Interstate 359 Alabama
Interstate 359 is a short spur linking I-59/20 with U.S. 43 and Downtown Tuscaloosa. The freeway was envisioned as part of an overall highway plan including the Hugh Thomas Bridge across the Black Warrior River and the couplet of Lurleen B. Wallace Boulevards (25th/26th Avenues) between Northport and Tuscaloosa.1 Interstate 359 runs concurrent with U.S. 11 and Alabama State Route 69 from Skyland Boulevard in south Tuscaloosa to 15th Street, where U.S. 43 enters from near Stillman College.
Interstate 359 was part of the urban Interstate numerology approved by the American Association of State Highway Officials (AASHO) for the state of Alabama on November 10, 1958. A map showing the proposed Interstate System in Alabama submitted by the Alabama Highway Department to AASHO on April 4, 1958 showed the Tuscaloosa spur as Route A59.
Planning for the Tuscaloosa spur began in 1961.4 Costing $7 million, the Hugh Thomas Bridge between Northport and Downtown Tuscaloosa, opened to traffic on December 17, 1973 in conjunction with the Lurleen B. Wallace Boulevard couplet.2 The first contract (July 1979) for Interstate 359 involved construction of the interchange with I-59/20 and the expansion of the freeway to six overall lanes eastward to McFarland Boulevard (U.S. 82). The second project (October 1979) focused on work to build I-359 between the AGS Railroad and I-59/20. The third project (March 1980) built the freeway viaduct from the AGS Railroad to 15th Street. Work on the northernmost portion, from 15th Street to 12th Street was under contract by September 1980.3 Included in the construction of Interstate 359 was work on 15th Street, which included a viaduct over the Illinois Central Gulf Railroad and expansion of the road from two to six lanes.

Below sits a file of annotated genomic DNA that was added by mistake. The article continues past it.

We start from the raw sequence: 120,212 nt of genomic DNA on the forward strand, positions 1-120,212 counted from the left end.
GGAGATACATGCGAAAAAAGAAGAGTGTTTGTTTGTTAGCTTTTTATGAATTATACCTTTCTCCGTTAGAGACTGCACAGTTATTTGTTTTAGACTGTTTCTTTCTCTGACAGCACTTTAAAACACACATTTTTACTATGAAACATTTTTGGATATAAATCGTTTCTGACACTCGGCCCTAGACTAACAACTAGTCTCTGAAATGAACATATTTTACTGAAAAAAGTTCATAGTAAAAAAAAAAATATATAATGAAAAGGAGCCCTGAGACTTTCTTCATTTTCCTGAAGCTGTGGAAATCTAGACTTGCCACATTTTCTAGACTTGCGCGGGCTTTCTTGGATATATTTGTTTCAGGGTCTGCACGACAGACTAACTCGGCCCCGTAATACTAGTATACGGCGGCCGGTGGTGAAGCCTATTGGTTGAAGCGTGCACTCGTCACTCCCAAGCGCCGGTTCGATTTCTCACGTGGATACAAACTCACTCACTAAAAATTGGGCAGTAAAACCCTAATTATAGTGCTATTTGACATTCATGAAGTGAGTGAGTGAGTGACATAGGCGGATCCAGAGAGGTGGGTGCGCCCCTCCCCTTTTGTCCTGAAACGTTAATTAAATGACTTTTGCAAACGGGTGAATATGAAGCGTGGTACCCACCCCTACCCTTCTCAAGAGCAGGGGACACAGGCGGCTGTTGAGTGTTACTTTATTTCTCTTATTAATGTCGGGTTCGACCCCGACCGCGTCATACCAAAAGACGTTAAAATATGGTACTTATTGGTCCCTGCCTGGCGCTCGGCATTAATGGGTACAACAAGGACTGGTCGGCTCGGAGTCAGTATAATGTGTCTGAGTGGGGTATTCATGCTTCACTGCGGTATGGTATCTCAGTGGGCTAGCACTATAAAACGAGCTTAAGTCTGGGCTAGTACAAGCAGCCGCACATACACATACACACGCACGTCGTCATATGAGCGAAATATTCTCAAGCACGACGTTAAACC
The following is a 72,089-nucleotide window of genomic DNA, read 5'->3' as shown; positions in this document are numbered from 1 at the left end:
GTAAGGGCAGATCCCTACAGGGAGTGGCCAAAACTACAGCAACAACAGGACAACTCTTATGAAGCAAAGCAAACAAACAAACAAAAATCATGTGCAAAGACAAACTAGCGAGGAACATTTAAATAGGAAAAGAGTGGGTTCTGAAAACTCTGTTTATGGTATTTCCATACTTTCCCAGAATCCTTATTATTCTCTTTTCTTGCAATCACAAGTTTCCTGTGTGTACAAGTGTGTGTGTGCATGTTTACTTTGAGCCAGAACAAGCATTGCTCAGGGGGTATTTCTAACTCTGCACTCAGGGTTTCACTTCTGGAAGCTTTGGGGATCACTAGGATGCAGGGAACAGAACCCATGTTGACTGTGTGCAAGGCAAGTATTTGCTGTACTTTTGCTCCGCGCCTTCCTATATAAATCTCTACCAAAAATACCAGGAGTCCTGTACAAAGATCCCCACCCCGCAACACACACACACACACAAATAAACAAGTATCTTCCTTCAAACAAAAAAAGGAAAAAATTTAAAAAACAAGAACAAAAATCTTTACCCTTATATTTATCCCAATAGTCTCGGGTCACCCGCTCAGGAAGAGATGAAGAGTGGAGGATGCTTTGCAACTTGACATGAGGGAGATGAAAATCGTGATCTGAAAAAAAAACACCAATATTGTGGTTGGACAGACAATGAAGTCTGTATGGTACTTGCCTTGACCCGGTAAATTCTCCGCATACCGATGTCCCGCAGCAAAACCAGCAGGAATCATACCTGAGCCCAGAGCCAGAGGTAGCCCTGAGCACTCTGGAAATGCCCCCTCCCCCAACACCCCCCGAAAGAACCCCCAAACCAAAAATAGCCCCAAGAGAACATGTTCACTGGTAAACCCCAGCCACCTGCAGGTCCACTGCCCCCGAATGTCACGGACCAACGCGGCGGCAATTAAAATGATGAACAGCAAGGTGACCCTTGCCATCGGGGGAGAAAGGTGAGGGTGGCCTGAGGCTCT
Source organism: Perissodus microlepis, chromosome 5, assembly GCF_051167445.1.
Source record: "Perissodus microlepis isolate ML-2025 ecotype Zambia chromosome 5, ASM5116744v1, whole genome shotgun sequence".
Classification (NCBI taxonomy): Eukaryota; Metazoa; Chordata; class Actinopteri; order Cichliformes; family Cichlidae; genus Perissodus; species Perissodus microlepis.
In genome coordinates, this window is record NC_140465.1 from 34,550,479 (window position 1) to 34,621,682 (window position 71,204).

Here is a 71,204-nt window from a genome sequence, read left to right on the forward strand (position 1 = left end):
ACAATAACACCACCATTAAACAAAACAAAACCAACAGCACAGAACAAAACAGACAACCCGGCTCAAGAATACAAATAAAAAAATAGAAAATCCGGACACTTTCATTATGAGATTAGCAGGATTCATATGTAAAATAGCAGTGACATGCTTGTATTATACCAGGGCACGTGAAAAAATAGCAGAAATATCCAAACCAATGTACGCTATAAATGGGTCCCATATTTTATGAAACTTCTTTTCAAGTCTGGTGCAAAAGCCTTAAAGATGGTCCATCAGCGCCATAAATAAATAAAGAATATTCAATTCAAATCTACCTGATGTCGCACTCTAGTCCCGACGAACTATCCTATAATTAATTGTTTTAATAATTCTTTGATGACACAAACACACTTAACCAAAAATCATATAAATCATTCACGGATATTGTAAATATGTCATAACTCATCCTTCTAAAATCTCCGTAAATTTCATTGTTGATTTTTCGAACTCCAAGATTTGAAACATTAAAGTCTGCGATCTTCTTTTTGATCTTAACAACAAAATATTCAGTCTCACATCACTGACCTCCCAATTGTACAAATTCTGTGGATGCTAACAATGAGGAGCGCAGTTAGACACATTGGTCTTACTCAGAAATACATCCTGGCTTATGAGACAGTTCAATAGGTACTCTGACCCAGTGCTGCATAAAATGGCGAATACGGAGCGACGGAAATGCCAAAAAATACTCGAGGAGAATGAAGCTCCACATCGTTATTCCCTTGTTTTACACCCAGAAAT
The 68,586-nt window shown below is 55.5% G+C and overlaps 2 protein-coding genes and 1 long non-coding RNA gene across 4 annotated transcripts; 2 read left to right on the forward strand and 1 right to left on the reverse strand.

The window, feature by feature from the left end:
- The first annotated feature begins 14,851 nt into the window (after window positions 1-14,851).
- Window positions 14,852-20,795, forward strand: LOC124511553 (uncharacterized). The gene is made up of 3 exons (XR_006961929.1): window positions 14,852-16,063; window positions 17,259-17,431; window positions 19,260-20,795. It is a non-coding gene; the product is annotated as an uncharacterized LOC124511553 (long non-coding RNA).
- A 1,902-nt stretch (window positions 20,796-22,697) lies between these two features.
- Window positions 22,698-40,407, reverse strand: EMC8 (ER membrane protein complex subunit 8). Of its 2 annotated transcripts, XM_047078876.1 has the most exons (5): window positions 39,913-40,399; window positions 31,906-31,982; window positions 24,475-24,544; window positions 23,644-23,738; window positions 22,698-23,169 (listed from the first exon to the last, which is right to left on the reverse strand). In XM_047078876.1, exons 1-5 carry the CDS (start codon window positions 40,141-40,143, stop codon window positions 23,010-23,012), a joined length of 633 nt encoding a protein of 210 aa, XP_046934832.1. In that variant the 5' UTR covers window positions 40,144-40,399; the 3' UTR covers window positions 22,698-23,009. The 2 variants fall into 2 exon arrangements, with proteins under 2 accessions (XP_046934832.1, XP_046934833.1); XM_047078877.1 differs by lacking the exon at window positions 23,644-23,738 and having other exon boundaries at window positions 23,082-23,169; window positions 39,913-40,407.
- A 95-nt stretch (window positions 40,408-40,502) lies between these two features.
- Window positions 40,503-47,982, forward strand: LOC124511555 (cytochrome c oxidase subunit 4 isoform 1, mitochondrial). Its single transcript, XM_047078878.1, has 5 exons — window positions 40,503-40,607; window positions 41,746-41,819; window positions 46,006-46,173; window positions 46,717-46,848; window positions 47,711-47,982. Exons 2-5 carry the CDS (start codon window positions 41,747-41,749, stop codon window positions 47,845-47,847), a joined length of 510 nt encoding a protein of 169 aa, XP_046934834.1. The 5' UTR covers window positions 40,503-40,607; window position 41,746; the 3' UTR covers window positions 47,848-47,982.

Work culminated on the $41 million Interstate project with a ribbon cutting ceremony held on the afternoon of September 13, 1983.4 Associated construction with 15th Street to Stillman Boulevard continued through mid November 1983. The speed limit along I-359 was initially set at 50 miles per hour.5
Construction of Interstate 359 replaced the alignment of U.S. 11 and U.S. 82 between Downtown Tuscaloosa and the Taylorville area. The arterial bypass for U.S. 82 was completed in the 1970s while U.S. 11 was realigned away from Greensboro Avenue onto the freeway spur.
Source: December 31, 2021 Interstate Route Log and Finders List
I-359 Annual Average Daily Traffic (AADT)
|Location||Vehicles per day|
|US 11 to I-59/20||46,203|
|I-59/20 to Exit 1||56,062|
|Exits 1 to 2||55,663|
|Exit 2 to 12th St||48,093|
Source: 2020 AADT – Alabama Traffic Data
North End – Tuscaloosa, Alabama
North South at
South End – Tuscaloosa, Alabama
South North at
East North at
West South at
- “Bridge Contract Welcome; I-359 Needed.” The Tuscaloosa News (AL), November 2, 1970.
- “Bridge, Street Are Dedicated.” The Tuscaloosa News (AL), December 17, 1973.
- “Exchange briefed on I-359 project.” The Tuscaloosa News (AL), June 1, 1979.
- “Opening of I-359 applauded.” The Tuscaloosa News (AL), September 14, 1983.
- “Interstate link speeding traffic flow.” The Tuscaloosa News (AL), October 27, 1983.
- “Tuscaloosa lane closures at I-59/McFarland Blvd. start Sunday.” WBRC (Tuscaloosa, AL), May 12, 2018.
- “McFarland Boulevard under Interstate 20/59 closing Monday night for road work.” The Tuscaloosa News (AL), June 4, 2021.
Page updated June 1, 2022.